The Impact of the Inferno
There has not been an incident of such magnitude in Nigeria since 1956 when oil was discovered in Oloibiri in the Central Delta. About half of the cassava farm was completely razed and the rubber and bush also were partially burnt. A huge chunk of farmland had now been taken for mass graves. A deep and wide grave of about 30metres from the fire point was dug and a pail loader was brought by the Ethiope West Local Government Council where the mass burial took place on Tuesday, October 20, 1998. Wheelbarrows and large bales of white linen cloth were used to convey the charred remains to the pit.
The Jesse fire disaster is a true and practical manifestation of the acute poverty that the Niger Deltan masses are immersed in, due to the past misrule by successive military regimes in Nigeria. The people, battered, deprived and famished in the midst of plenty are now in mourning. What an irony; a people hopeless in a vast natural environment of hope-a clear case of someone who is living close to the Niger and washing his hands with spittle. paradoxically, it is true that the Jesse people, like their counterparts in other parts of the Niger Delta Region, feeds millions of people in this country and yet, they have nothing in their plate. An area characterized by scanty infrastructure. Elsewhere in the world, they deserve the best place, where there are all the good things of life like potable drinking water, constant electricity, viable hospitals, excellent schools, good roads and the like. Honestly, the Jesse fire disaster reminds me of the poem written by Niyi Osundare: “THEY TOO ARE THE EARTH.”
It would be recalled that Nigerians have now come to live with fuel scarcity without any meaningful efforts on the part of government to arrest the ugly trend. When patrol was not scarce in the past, the consciousness of rural dwellers of its importance was very low. When the military government neglected the refineries and deliberately created artificial scarcity to facilitate its perpetuation in power, petrol quickly became the proverbial black gold. It became sought after by all since it was seen as a quick source of income. This consciousness rose astronomically among Nigerians including poor farmers who form the base of the most neglected Nigerians by military tyranny.
With the sabotage theory behind its mind, the Federal Government ruled out compensation for the victims of the inferno. But ERA recommended in its report that among other things, “the Jesse community should be apologized to profusely by the Federal Government and it should be paid adequate compensation for the colossal loss of lives, farms, farmlands and the psychological and emotional trauma the people of Jesse went through.” Apparently, the Federal Government stuck to its stance, and as Onakposegha said, “Government did not compensate anybody at all.” That left the victims on their own. So how have they been coping with the grim realities they suddenly found themselves? Were they able to pick up the piece of their lives and move on? Monday Ikori, a teenager and native of Atiegwor village, lost his mother and brother in the fire disaster on the same day. his mother has gone to the scene, not to scoop fuel, but as everyone else seemed to be doing, to feed her curious eyes with what was ‘amazing’ and ‘persisting’, and at that material time, the fire had exploded. I asked him how he had been faring in the aftermath of the explosion. Hear him:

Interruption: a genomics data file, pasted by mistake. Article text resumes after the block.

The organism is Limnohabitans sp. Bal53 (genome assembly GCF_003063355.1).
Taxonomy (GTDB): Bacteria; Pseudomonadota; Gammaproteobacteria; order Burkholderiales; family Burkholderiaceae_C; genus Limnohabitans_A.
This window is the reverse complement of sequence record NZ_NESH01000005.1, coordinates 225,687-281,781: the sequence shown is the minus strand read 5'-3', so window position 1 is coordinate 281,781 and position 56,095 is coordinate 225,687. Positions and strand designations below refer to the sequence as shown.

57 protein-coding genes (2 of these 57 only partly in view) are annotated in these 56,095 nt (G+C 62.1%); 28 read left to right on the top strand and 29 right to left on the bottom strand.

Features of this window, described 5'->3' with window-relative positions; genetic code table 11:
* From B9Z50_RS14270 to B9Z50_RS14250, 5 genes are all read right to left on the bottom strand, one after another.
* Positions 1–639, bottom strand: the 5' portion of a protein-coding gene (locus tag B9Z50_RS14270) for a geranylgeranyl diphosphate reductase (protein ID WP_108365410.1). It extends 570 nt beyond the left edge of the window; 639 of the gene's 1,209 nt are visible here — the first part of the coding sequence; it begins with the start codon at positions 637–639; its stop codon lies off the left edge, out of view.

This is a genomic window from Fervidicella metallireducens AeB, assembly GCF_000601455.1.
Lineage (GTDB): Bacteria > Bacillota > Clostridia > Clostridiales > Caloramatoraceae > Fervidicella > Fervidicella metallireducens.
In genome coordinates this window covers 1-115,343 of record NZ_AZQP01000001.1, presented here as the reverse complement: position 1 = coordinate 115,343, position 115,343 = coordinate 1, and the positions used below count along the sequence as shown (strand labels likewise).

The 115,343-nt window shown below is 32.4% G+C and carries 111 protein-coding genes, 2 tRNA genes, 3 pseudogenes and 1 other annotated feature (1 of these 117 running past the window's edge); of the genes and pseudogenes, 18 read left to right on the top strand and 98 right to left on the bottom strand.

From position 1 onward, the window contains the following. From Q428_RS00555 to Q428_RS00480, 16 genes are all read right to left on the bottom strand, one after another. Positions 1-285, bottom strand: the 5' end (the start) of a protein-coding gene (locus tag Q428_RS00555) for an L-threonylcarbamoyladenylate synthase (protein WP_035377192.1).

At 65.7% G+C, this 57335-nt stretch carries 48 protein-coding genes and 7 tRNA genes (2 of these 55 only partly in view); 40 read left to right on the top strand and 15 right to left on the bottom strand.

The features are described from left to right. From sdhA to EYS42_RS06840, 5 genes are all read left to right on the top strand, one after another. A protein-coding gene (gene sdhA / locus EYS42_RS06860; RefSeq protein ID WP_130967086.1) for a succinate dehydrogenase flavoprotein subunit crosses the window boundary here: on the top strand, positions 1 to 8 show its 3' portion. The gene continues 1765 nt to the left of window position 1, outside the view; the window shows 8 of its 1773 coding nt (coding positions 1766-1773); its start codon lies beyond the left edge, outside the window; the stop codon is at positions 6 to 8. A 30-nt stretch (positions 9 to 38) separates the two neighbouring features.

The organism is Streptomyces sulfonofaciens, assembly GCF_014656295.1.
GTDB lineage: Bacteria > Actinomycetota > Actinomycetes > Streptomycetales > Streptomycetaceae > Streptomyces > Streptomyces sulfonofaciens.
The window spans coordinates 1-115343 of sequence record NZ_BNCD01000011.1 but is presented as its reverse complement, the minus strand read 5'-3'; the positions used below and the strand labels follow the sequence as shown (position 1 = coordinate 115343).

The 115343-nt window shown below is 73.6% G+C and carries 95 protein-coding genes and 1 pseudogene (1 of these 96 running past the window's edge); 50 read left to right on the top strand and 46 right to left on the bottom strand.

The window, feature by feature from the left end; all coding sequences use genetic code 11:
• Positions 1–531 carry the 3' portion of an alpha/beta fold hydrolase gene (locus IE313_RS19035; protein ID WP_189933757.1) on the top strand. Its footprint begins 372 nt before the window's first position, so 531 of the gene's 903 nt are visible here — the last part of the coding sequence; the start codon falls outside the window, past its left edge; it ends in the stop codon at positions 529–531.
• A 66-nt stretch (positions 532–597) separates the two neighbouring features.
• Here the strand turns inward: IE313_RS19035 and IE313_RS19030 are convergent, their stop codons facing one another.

“Since my father died several years ago, it is only my mother that is taking care of us. My elder brother and we are about eight in number. So after the death of my mother, we could no longer feed well. By then I was in JSS 3, so I managed to finish up my secondary school. I now have secondary school certificate. Now I am down. I have no money to move forward. I have younger ones at my back. They are suffering.” Ikori is certainly not the only one directly affected by the disaster. Others interviewed told their own harrowing stories.
But what about the ecology of the area? Being villagers, the native of Atiegwor depends directly on nature to subsist. A twist or change in nature, meant a twist or change in their lives. I sought to know the extent to which the wild fire impacted on their means of sustenance. “ As a matter of fact, the place taken by the fire is a very large one,” the Youths’ Chairman told me. “Now when we go to that place… you will find out that there is nothing; whatever you plant there cannot bring food again. The owners of the land are complaining bitterly”. The Vice Chairman added somewhat elaborately that “it affected the ecology of the area in the sense that our river was polluted; the fishes in the river died and…the animals too.”
Incidentally, the need to respect nature was one of the six fundamental values that some of the 150 world leaders agreed upon when they gathered in the headquarters of the United Nations in New York for the Millennium Summit in September 2000. That was exactly two years after the Jesse disaster. Specifically it states: “Prudence must be shown in the management of all living species and natural resources in accordance with the precepts of sustainable development. Only in this way can the innumerable riches provided to us by nature be preserved and passed onto our descendants.”
Now, as we reflect on the horrendous incidence of the Jesse fire disaster which took place twelve years ago, it will be proper and fitting for us as a people often relegated to the background, irrespective of our innumerable natural endowments, to let go of denigrating and divisive ideologies, to embrace the all-important message of unity. Here lies our strength. May I end this write-up by extending a hand of sympathy and empathy to the family of Ovbiora at Jesse, who alone lost seven persons in the fuel fire and the other Jesse victims. May their souls rest in perfect peace. Amen.